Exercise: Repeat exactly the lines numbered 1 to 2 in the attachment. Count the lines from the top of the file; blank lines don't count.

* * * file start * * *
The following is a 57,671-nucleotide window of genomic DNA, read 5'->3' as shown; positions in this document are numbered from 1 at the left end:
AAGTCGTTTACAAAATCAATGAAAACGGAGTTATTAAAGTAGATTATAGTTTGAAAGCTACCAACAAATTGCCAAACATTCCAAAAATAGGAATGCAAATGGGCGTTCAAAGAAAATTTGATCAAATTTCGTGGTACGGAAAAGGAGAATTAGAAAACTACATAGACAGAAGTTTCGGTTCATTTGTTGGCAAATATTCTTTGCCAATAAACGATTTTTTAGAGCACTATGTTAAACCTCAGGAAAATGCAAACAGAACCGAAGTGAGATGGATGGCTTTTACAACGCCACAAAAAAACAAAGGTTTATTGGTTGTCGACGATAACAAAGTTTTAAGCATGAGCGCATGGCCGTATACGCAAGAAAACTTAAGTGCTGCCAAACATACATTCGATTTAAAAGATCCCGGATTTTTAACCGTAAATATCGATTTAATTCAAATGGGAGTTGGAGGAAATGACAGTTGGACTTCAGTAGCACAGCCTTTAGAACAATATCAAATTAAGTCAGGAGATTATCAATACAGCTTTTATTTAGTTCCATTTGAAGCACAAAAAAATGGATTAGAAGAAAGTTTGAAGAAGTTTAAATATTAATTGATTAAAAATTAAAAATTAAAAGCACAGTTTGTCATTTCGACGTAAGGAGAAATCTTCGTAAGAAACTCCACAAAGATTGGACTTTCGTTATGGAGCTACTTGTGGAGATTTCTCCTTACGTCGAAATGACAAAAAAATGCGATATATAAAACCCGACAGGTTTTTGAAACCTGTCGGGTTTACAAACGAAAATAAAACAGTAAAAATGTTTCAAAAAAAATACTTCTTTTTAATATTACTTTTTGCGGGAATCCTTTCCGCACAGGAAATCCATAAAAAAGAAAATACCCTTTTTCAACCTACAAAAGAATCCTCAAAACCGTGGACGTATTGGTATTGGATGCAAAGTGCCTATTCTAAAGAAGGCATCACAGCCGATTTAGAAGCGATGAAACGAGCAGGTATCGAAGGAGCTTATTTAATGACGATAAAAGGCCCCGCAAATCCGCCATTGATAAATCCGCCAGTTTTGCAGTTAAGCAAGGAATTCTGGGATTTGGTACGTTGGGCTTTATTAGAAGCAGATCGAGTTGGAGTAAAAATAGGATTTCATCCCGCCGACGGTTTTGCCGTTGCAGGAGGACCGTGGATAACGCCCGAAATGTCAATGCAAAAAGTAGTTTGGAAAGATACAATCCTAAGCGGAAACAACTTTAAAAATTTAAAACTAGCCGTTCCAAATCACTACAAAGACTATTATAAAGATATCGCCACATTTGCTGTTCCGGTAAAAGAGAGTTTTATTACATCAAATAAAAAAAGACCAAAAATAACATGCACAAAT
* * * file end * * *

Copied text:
The following is a 57,671-nucleotide window of genomic DNA, read 5'->3' as shown; positions in this document are numbered from 1 at the left end:
AAGTCGTTTACAAAATCAATGAAAACGGAGTTATTAAAGTAGATTATAGTTTGAAAGCTACCAACAAATTGCCAAACATTCCAAAAATAGGAATGCAAATGGGCGTTCAAAGAAAATTTGATCAAATTTCGTGGTACGGAAAAGGAGAATTAGAAAACTACATAGACAGAAGTTTCGGTTCATTTGTTGGCAAATATTCTTTGCCAATAAACGATTTTTTAGAGCACTATGTTAAACCTCAGGAAAATGCAAACAGAACCGAAGTGAGATGGATGGCTTTTACAACGCCACAAAAAAACAAAGGTTTATTGGTTGTCGACGATAACAAAGTTTTAAGCATGAGCGCATGGCCGTATACGCAAGAAAACTTAAGTGCTGCCAAACATACATTCGATTTAAAAGATCCCGGATTTTTAACCGTAAATATCGATTTAATTCAAATGGGAGTTGGAGGAAATGACAGTTGGACTTCAGTAGCACAGCCTTTAGAACAATATCAAATTAAGTCAGGAGATTATCAATACAGCTTTTATTTAGTTCCATTTGAAGCACAAAAAAATGGATTAGAAGAAAGTTTGAAGAAGTTTAAATATTAATTGATTAAAAATTAAAAATTAAAAGCACAGTTTGTCATTTCGACGTAAGGAGAAATCTTCGTAAGAAACTCCACAAAGATTGGACTTTCGTTATGGAGCTACTTGTGGAGATTTCTCCTTACGTCGAAATGACAAAAAAATGCGATATATAAAACCCGACAGGTTTTTGAAACCTGTCGGGTTTACAAACGAAAATAAAACAGTAAAAATGTTTCAAAAAAAATACTTCTTTTTAATATTACTTTTTGCGGGAATCCTTTCCGCACAGGAAATCCATAAAAAAGAAAATACCCTTTTTCAACCTACAAAAGAATCCTCAAAACCGTGGACGTATTGGTATTGGATGCAAAGTGCCTATTCTAAAGAAGGCATCACAGCCGATTTAGAAGCGATGAAACGAGCAGGTATCGAAGGAGCTTATTTAATGACGATAAAAGGCCCCGCAAATCCGCCATTGATAAATCCGCCAGTTTTGCAGTTAAGCAAGGAATTCTGGGATTTGGTACGTTGGGCTTTATTAGAAGCAGATCGAGTTGGAGTAAAAATAGGATTTCATCCCGCCGACGGTTTTGCCGTTGCAGGAGGACCGTGGATAACGCCCGAAATGTCAATGCAAAAAGTAGTTTGGAAAGATACAATCCTAAGCGGAAACAACTTTAAAAATTTAAAACTAGCCGTTCCAAATCACTACAAAGACTATTATAAAGATATCGCCACATTTGCTGTTCCGGTAAAAGAGAGTTTTATTACATCAAATAAAAAAAGACCAAAAATAACATGCACAAAT